After first appearing in a handful of projects by writer-director Jim Jarmusch like ‘Coffee and Cigarettes’, RZA (aka Robert Diggs) quickly demonstrated he had as much of an aptitude for acting as he did an affection for the art form as a whole. Admittedly, RZA is a little stiff on screen, but that’s oddly a virtue given many of the characters he plays, and in roles like Blind Master in ‘G.I. Joe Retaliation,’ he ends up being one of the best things about the movie, if only because he seems to best live up to the source material’s legacy as a series of poseable action figures.
It’s not just a good script that kept LL Cool J (né James Todd Smith) alive in the shark-themed thriller ‘Deep Blue Sea:’ with more than 10 years’ experience under his belt by the time the film came out in 1999, he virtually willed himself into being one of the film’s few survivors. After early appearances in ‘Toys’ and ‘The Hard Way,’ LL joined the cast of ‘In The House,’ where he convincingly played both comedy and drama, and then went on to stand out in films like ‘Any Given Sunday,’ ‘Last Holiday’ and ‘Deliver Us From Eva.’ That he’s not only returned to TV but flourished on ‘NCIS: Los Angeles’ for almost five years now is a testament to his maturity and refinement as a performer.
Eve or Eve Jihan Jeffers is enough of an icon in the rap world that when she moved to the small screen, she basically launched her career on a show bearing her name. But performances in two ‘Barbershop’ films highlighted her natural presence and her appeal with audiences. But it’s in two key supporting roles, in ‘The Woodsman’ and ‘Whip It!,’ where she demonstrated she was a formidable partner for more established actors, going toe-to-toe with Kevin Bacon in the former and Ellen Page and Drew Barrymore in the latter.
Andre Benjamin has always been a restless artist, venturing into fashion, and of course acting, as ways of exploring his seemingly bottomless creativity. His early roles were mostly supporting turns, silly roles like those in ‘Hollywood Homicide’ and ‘Be Cool,’ but after John Singleton cast him in ‘Four Brothers,’ he developed a reputation for having a quiet sort of authority, and a vulnerability, which served his future projects well. Without having seen his turn as Jimi Hendrix in the upcoming ‘All Is By My Side,’ we can’t yet declare him a master thespian, but between ‘Idlewild’ and ‘Semi-Pro,’ both of which he really had to carry, he’s earned the benefit of the doubt.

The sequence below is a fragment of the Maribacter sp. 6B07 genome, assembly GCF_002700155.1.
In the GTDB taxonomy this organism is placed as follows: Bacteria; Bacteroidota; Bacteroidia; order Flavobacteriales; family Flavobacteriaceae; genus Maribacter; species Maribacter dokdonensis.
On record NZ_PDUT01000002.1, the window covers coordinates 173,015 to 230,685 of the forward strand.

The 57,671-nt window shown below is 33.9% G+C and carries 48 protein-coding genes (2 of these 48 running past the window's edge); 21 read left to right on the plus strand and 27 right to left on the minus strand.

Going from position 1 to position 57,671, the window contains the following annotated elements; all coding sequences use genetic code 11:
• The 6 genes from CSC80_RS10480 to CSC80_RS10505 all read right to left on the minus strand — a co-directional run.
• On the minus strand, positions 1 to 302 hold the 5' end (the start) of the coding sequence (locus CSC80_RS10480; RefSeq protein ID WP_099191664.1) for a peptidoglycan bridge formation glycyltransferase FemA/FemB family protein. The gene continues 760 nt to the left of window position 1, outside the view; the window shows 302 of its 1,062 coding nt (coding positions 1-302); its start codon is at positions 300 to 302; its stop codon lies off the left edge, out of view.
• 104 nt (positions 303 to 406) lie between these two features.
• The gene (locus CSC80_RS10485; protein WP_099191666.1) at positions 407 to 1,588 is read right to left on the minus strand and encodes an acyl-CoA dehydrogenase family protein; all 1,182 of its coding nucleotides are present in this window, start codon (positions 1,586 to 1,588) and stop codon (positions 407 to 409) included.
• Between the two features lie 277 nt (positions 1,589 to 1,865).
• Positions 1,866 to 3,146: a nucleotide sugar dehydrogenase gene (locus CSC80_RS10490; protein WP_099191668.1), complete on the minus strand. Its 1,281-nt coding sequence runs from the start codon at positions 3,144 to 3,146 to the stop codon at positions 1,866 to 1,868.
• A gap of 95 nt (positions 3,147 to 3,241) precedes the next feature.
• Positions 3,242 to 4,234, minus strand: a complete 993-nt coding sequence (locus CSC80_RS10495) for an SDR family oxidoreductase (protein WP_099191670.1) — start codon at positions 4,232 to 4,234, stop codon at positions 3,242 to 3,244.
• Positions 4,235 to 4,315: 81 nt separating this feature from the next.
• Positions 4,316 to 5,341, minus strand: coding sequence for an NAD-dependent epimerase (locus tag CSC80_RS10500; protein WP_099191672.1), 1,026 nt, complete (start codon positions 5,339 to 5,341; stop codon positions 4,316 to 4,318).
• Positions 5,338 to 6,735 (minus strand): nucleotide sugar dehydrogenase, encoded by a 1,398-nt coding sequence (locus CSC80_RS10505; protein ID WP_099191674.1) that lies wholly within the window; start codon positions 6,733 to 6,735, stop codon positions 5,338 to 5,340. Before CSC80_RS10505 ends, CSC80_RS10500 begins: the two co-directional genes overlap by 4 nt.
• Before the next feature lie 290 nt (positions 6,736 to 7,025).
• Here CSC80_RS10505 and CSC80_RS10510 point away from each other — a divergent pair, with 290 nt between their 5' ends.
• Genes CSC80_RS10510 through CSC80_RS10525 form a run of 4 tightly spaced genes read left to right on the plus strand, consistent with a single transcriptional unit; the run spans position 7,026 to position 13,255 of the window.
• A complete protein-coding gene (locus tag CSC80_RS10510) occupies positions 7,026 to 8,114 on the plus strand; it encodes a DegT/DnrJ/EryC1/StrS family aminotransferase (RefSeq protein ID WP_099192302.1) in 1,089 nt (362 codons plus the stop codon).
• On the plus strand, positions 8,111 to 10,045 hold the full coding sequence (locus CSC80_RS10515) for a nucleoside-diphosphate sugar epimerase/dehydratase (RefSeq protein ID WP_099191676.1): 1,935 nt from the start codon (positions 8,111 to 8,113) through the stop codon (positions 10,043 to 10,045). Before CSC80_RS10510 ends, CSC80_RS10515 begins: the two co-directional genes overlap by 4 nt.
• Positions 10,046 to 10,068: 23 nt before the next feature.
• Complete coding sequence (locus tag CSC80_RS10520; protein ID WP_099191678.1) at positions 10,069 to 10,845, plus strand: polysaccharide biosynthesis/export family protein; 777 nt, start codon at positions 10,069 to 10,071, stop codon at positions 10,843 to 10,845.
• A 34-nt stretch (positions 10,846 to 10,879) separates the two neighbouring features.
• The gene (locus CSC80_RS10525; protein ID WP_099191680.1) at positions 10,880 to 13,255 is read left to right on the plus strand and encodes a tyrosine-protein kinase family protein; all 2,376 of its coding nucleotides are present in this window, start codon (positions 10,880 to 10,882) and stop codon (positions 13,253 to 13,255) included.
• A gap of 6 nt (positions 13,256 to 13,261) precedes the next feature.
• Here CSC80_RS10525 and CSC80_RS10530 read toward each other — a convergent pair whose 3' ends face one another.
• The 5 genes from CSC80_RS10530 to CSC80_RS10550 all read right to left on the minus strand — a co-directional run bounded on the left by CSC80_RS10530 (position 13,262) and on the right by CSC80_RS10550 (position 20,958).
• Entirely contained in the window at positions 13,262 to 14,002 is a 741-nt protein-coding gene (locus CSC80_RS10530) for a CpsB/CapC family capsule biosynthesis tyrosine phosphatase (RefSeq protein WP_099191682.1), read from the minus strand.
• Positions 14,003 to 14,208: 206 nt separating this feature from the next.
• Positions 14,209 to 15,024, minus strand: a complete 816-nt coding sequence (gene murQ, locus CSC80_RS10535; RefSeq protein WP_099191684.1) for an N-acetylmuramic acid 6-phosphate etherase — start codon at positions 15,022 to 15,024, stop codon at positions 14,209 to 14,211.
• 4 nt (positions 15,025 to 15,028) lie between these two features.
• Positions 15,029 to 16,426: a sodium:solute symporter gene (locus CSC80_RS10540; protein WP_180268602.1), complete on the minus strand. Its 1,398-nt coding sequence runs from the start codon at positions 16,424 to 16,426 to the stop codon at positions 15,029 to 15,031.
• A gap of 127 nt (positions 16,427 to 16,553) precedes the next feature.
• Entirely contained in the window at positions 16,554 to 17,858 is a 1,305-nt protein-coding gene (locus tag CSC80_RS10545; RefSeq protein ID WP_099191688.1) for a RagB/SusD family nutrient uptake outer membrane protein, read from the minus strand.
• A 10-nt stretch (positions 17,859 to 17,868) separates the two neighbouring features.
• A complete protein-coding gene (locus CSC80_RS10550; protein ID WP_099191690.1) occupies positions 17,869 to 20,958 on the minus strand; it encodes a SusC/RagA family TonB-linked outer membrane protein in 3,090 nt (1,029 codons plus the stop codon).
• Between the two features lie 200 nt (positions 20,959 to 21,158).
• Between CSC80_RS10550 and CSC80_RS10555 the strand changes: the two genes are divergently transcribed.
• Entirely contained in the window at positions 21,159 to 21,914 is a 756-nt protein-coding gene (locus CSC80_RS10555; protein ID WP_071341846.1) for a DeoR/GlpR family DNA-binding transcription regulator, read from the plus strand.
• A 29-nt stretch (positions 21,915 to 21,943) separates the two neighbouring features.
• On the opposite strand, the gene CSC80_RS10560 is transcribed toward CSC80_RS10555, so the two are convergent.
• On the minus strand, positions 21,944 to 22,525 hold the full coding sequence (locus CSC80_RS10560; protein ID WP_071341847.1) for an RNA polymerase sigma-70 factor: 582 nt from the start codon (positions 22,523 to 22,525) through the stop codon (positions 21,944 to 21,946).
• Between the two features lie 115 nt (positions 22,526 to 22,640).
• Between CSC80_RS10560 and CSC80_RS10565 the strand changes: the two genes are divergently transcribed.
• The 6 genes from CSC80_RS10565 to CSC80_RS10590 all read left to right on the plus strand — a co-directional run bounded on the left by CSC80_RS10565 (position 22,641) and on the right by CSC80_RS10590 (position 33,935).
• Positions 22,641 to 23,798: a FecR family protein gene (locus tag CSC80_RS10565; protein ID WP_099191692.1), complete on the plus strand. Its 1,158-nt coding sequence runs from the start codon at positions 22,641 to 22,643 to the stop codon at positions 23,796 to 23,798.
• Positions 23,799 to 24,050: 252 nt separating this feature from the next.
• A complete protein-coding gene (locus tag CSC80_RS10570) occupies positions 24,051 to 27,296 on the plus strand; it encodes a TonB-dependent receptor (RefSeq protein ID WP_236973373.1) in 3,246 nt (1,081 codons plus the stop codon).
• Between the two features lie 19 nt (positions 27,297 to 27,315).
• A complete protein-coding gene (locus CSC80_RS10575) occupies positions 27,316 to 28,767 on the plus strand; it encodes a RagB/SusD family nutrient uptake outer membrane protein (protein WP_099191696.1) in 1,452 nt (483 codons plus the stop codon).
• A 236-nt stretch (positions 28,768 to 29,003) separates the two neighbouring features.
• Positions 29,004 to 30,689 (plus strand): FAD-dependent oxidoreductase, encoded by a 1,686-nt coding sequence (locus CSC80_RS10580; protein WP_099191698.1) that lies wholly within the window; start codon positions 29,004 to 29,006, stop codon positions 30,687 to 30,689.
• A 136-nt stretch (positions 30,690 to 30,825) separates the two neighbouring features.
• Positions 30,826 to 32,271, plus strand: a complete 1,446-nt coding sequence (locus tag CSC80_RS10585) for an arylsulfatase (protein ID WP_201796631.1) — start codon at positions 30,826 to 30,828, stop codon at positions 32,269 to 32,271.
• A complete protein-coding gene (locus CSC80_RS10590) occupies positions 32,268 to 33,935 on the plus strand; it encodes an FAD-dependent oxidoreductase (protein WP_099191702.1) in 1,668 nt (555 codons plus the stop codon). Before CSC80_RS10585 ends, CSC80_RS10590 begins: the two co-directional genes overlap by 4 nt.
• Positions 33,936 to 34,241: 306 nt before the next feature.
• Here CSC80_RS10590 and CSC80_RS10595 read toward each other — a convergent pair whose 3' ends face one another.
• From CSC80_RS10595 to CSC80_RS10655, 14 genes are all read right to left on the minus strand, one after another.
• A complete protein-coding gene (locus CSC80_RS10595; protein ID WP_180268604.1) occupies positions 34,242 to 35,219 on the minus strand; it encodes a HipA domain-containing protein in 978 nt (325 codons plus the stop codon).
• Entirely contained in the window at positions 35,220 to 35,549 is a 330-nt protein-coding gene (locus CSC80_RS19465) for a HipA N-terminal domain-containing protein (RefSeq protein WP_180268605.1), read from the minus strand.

Tracy Marrow aka Ice-T has been acting since almost before he was known as a rapper – small roles in ‘Breakin’ and its sequel actually put him on the map, professionally speaking. But in the early ‘90s, he got the opportunity to show more sides of himself, and in ‘New Jack City,’ he became an icon as Scotty Appleton, a cop so determined and fearless that he actually tells a perp at one point, “I want to shoot you so bad my d–k is hard.” Since then he’s spent a lot of time in supporting roles in unusual films – among them ‘Tank Girl’ and ‘Frankenpenis’ – but from 2000 to present, he’s played a detective on ‘Law & Order: Special Victims Unit,’ squaring off against the likes of Richard Belzer, and more than holding his own.
The two Chrises – “Kid” Reid and “Play” Martin of Kid ‘N’ Play – really only acted in a handful of movies, all of which were engineered to emphasize their respective personalities. But the original ‘House Party’ is a bona fide classic, not the least of which because the two of them are really terrific, showing a humanity and a sense of humor that not a lot of their contemporaries would be eager to explore.
Eminem hit the mother lode, acting-wise, when he was asked to basically play a thinly-veiled version of himself in 2002’s ’8 Mile,’ but perhaps unsurprisingly, he absolutely nailed the role, lending real substance to the story of an ambitious white factory worker from Detroit who overcomes his own insecurities – not to mention the socioeconomic forces that hold him and his friends down – to become a successful rapper. Since then, however, he’s mostly stayed away from fictional roles, opting instead to appear in documentaries, or playing “himself” in movies like ‘Funny People’ (where he’s very funny).
If O’Shea “Ice Cube“Jackson did no other films than ‘Boyz N Tha Hood,’ he would still find himself on this list, thanks to a remarkably sophisticated performance that harnessed the rage he unleashed in his music and contained it in an extraordinarily relatable and sympathetic young man. As a comedian, ‘Friday’ has become his calling card, employing that relatability yet again to show white America the lighter side of what it’s like to live in South Central Los Angeles. As he has matured he’s taken on the role of producer on some of the films in which he’s appeared, and ventured into genres where audience never would have expected him – such as kids movies like Are We There Yet. But with supporting turns alternately unique (‘Three Kings’), riveting (‘Rampart’) and hilarious (’21 Jump Street’) regularly becoming part of his repertoire, Cube doesn’t merely show audiences new sides of himself, he leads them in new directions.
Like Ice-T, Yasiin Bey (formerly known as Mos Def and aka Dante Terrell Smith) has been acting almost since before anyone knew him as a rapper. But turns in films like ‘Monster’s Ball,’ ‘Brown Sugar’ and ‘The Italian Job’ showed that he could take small roles, make them unique, and then make us remember them. He was nominated for an Emmy and a Golden Globe in 2004 for his performance in ‘Something the Lord Made,’ and has since found a series of increasingly unusual and idiosyncratic opportunities with which to test his abilities, such as in ‘The Hitchhiker’s Guide to the Galaxy,’ ’16 Blocks’ and ‘Be Kind Rewind.’ If it tells you how far he’s come, his next role is as a young version of the character Samuel L. Jackson plays in ‘Jackie Brown’ – and we’ll bet he pulls it off.